Seedbed-sensing system optimizes tillage tool operation

Case IH’s Soil Command brings remote-sensing tech to the world of tillage

Remote sensing has become part of the furniture on a great deal of farm equipment over the past several years. Whether used for data collection, feedback or variable-rate functions, the tech has become almost synonymous for precision agriculture.

Why it matters: The seedbed-sensing system delivers real-time feedback from shank-mounted sensors to the tractor cab, informing the operator where adjustments might be made, optimizing tillage tool operation.

One notable holdout has been the world of tillage, but that’s changing. A major example is Case IH’s Advanced Farming Systems (AFS) Soil Command. This is a seedbed-sensing system that delivers real-time feedback from shank-mounted sensors to the tractor cab, letting operators know where adjustments might need to be made. Since 2019, it’s been available on Case IH’s Tiger-Mate 255 Field Cultivator.

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“Soil Command moves technology into our soil management products, which complements the trend in other farm equipment categories,” says Chris Lursen, tillage marketing manager with Case IH.

“These sensors allow the operator to know whether the tool is running smoothly or not and offers that feedback so the operator can make an adjustment, whether it be speed or tillage tool adjustment or the like.”

Each part of a tillage tool has a specific agronomic job, whether it’s cutting or mixing residue, removal of compaction or levelling, says Lursen.

“Soil Command allows the customer to optimize each one of those jobs the machine needs to do, whether it be deeper depths for disking, burying more residue or maybe shallowing up some light residue for management and cutting.”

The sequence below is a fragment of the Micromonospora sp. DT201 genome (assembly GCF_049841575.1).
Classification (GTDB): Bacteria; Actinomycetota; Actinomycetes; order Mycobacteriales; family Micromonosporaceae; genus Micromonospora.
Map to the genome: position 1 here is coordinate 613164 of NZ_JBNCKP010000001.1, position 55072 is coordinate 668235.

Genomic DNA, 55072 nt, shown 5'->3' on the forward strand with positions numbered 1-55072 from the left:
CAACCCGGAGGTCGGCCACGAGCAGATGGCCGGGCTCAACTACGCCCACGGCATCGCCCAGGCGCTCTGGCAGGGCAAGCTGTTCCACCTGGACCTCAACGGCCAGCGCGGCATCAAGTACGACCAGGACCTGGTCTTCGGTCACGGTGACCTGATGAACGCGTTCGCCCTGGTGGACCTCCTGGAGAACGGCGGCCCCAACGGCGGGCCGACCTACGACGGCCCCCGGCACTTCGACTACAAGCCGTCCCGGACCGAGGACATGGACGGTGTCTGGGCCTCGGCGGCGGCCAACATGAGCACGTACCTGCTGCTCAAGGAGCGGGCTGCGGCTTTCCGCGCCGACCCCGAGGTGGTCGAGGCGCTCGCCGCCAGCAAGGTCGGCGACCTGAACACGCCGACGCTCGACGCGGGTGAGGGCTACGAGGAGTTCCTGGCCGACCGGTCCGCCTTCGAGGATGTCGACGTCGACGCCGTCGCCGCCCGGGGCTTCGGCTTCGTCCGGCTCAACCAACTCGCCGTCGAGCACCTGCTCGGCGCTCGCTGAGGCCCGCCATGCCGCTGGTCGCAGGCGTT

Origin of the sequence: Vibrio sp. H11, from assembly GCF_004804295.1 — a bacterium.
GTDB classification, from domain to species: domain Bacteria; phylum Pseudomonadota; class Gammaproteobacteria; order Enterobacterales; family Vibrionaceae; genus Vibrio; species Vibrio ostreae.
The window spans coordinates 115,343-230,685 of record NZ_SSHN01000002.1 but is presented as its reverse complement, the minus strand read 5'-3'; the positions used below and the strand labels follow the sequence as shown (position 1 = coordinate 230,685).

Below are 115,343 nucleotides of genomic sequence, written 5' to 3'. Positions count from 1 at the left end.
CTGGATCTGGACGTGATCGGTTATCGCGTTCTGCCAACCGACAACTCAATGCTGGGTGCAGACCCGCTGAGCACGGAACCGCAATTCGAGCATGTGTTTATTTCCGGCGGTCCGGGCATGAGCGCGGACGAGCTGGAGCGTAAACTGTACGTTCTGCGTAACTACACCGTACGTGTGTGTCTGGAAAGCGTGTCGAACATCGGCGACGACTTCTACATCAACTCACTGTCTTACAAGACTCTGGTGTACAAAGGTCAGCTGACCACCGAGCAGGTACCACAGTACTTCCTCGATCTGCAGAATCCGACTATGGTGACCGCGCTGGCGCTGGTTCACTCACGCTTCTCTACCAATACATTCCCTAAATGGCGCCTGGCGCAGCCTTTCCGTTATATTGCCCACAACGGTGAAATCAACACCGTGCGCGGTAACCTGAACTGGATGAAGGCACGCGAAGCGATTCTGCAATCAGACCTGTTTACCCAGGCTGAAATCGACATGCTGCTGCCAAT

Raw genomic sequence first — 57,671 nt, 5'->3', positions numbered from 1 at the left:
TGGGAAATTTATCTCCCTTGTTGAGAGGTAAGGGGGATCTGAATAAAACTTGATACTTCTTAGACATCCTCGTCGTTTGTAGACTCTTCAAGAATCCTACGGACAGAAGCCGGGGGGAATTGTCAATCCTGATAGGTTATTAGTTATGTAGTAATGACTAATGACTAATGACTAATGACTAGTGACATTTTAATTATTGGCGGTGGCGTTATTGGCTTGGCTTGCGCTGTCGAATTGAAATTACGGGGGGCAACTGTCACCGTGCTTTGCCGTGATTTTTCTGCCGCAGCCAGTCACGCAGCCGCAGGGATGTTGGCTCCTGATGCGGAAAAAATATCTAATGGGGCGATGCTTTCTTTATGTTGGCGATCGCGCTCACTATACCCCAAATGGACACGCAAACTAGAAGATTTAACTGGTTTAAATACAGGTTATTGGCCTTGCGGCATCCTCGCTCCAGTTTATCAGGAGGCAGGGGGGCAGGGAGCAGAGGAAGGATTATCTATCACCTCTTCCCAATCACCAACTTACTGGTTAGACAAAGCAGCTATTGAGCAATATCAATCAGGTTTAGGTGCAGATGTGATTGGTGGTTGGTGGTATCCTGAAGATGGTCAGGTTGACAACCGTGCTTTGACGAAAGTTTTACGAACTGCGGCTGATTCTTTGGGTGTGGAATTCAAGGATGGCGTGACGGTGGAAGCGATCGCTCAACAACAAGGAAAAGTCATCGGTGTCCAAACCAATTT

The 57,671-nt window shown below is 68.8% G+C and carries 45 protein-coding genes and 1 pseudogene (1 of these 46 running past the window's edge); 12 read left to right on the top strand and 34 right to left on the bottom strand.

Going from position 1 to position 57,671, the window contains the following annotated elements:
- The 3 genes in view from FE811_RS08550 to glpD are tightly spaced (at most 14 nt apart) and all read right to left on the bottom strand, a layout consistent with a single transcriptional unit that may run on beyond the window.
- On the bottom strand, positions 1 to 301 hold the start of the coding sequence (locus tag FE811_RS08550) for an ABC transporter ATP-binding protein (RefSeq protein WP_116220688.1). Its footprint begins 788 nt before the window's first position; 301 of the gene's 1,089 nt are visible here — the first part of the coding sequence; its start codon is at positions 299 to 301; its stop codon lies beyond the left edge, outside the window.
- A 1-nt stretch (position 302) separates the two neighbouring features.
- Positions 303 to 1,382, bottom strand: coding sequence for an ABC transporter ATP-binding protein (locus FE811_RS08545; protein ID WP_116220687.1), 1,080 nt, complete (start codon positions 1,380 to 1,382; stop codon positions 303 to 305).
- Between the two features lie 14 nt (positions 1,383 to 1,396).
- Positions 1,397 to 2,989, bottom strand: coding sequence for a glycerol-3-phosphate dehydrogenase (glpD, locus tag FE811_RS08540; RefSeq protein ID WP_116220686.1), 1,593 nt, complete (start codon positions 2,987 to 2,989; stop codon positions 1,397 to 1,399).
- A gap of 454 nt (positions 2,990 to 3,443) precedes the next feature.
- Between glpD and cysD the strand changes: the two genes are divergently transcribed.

Stabilizer wheel adjustment is the newest component of the Soil Command platform.

“The stabilizer wheel is normally on the front side of a machine to hold the wing in place and keep it from bouncing. Up until now, Soil Command didn’t have the ability to adjust the stabilizer wheel. This stabilizer wheel system is there to make adjustments, co-ordinate it with depth control and, again, optimize the agronomic performance of the tool.”

Industry keeping close watch

Although only a handful of tillage equipment manufacturers offer remote sensing capabilities at this point, it’s a trend other companies are keeping a close eye on. Salford Group is among them. Kris Wright, product manager of ground engaging tools for Salford, says most of the company’s electronic control unit (ECU) tools are limited to its application products. However, that’s likely to change, he says.

“For a long time, producers have been using automation and ECUs to control their application pieces. We’re starting to see that come into the tillage units now,” says Wright.

“We’re starting to see some automation (in tillage) with depth sensors that are placed on the machine and give feedback to an ECU, which makes those adjustments automatically. I think those are still in their infancy but they’re definitely on tillage manufacturers’ minds just as they are on ours. (We’re) keeping the machines capable of that or ready for that technology as it becomes a little more mainstream.”

Inexperienced labour an incentive

This kind of technology helps address a bigger industry challenge: a shortage of qualified equipment operators. The Soil Command display interface, for example, features a simple green, yellow and red performance indication system.

This sense of user-friendliness is part of a larger goal at Case IH to make equipment operation easier for inexperienced employees, which producers frequently rely on in an often-shallow agriculture labour pool, says Lursen.

“Even today, we can make that unskilled operator closer to the most skilled operator you have,” he says.

Salford also has a goal of catering to the less experienced equipment operator, says Wright.

“Machines need to be simple to operate because it’s usually not the most experienced operator on the farm that gets thrown behind the wheel of the machine doing the tillage,” he says.

“We try to make our machinery user-friendly. They have some bells and whistles and ease-of-use functions but at the same time are simple to operate. Even if it does require some teaching of a new hire or an unskilled operator, it requires a minimal amount before they’ve caught on and are ready to go.”

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